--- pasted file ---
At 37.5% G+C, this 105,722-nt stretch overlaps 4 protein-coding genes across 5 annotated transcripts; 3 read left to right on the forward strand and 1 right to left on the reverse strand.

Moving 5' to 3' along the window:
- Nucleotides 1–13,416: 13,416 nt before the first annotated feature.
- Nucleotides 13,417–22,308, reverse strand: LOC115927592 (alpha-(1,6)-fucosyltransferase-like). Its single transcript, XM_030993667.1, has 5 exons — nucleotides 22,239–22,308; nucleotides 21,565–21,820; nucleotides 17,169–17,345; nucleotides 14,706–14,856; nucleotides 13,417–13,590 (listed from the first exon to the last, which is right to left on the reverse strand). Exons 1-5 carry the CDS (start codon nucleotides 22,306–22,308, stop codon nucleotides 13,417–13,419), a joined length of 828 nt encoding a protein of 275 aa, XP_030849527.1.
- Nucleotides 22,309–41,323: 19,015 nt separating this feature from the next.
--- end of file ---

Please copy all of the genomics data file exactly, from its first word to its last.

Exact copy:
At 37.5% G+C, this 105,722-nt stretch overlaps 4 protein-coding genes across 5 annotated transcripts; 3 read left to right on the forward strand and 1 right to left on the reverse strand.

Moving 5' to 3' along the window:
- Nucleotides 1–13,416: 13,416 nt before the first annotated feature.
- Nucleotides 13,417–22,308, reverse strand: LOC115927592 (alpha-(1,6)-fucosyltransferase-like). Its single transcript, XM_030993667.1, has 5 exons — nucleotides 22,239–22,308; nucleotides 21,565–21,820; nucleotides 17,169–17,345; nucleotides 14,706–14,856; nucleotides 13,417–13,590 (listed from the first exon to the last, which is right to left on the reverse strand). Exons 1-5 carry the CDS (start codon nucleotides 22,306–22,308, stop codon nucleotides 13,417–13,419), a joined length of 828 nt encoding a protein of 275 aa, XP_030849527.1.
- Nucleotides 22,309–41,323: 19,015 nt separating this feature from the next.